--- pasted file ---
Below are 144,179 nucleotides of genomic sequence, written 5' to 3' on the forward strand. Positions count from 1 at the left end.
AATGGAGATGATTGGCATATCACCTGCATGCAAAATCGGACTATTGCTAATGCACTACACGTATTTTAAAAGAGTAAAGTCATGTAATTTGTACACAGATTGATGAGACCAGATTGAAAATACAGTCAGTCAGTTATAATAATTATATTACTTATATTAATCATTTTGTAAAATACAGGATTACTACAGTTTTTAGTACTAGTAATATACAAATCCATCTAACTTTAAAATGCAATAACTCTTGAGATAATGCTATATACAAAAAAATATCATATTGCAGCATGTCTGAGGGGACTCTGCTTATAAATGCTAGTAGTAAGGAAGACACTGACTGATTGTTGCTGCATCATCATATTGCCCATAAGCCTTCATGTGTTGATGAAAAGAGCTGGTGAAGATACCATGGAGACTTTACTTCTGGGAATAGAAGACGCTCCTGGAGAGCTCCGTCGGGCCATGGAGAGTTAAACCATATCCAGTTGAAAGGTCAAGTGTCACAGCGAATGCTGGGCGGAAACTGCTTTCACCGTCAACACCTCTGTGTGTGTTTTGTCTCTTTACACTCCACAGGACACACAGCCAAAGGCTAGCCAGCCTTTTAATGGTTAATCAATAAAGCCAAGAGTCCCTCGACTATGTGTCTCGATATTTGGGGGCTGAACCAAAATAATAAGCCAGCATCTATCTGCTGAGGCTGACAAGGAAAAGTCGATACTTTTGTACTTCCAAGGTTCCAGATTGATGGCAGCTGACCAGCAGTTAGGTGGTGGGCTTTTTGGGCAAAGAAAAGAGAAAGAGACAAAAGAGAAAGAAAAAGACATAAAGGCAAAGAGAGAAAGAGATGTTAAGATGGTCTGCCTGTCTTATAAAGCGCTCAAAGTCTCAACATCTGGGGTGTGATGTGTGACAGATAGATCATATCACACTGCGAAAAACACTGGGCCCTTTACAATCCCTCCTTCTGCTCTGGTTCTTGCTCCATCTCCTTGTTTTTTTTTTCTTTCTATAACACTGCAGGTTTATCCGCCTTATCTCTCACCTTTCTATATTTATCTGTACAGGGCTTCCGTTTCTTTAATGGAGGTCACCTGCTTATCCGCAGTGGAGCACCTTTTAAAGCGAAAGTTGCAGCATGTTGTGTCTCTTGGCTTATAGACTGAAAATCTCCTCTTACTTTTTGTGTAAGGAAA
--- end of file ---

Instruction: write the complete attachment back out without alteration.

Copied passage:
Below are 144,179 nucleotides of genomic sequence, written 5' to 3' on the forward strand. Positions count from 1 at the left end.
AATGGAGATGATTGGCATATCACCTGCATGCAAAATCGGACTATTGCTAATGCACTACACGTATTTTAAAAGAGTAAAGTCATGTAATTTGTACACAGATTGATGAGACCAGATTGAAAATACAGTCAGTCAGTTATAATAATTATATTACTTATATTAATCATTTTGTAAAATACAGGATTACTACAGTTTTTAGTACTAGTAATATACAAATCCATCTAACTTTAAAATGCAATAACTCTTGAGATAATGCTATATACAAAAAAATATCATATTGCAGCATGTCTGAGGGGACTCTGCTTATAAATGCTAGTAGTAAGGAAGACACTGACTGATTGTTGCTGCATCATCATATTGCCCATAAGCCTTCATGTGTTGATGAAAAGAGCTGGTGAAGATACCATGGAGACTTTACTTCTGGGAATAGAAGACGCTCCTGGAGAGCTCCGTCGGGCCATGGAGAGTTAAACCATATCCAGTTGAAAGGTCAAGTGTCACAGCGAATGCTGGGCGGAAACTGCTTTCACCGTCAACACCTCTGTGTGTGTTTTGTCTCTTTACACTCCACAGGACACACAGCCAAAGGCTAGCCAGCCTTTTAATGGTTAATCAATAAAGCCAAGAGTCCCTCGACTATGTGTCTCGATATTTGGGGGCTGAACCAAAATAATAAGCCAGCATCTATCTGCTGAGGCTGACAAGGAAAAGTCGATACTTTTGTACTTCCAAGGTTCCAGATTGATGGCAGCTGACCAGCAGTTAGGTGGTGGGCTTTTTGGGCAAAGAAAAGAGAAAGAGACAAAAGAGAAAGAAAAAGACATAAAGGCAAAGAGAGAAAGAGATGTTAAGATGGTCTGCCTGTCTTATAAAGCGCTCAAAGTCTCAACATCTGGGGTGTGATGTGTGACAGATAGATCATATCACACTGCGAAAAACACTGGGCCCTTTACAATCCCTCCTTCTGCTCTGGTTCTTGCTCCATCTCCTTGTTTTTTTTTTCTTTCTATAACACTGCAGGTTTATCCGCCTTATCTCTCACCTTTCTATATTTATCTGTACAGGGCTTCCGTTTCTTTAATGGAGGTCACCTGCTTATCCGCAGTGGAGCACCTTTTAAAGCGAAAGTTGCAGCATGTTGTGTCTCTTGGCTTATAGACTGAAAATCTCCTCTTACTTTTTGTGTAAGGAAA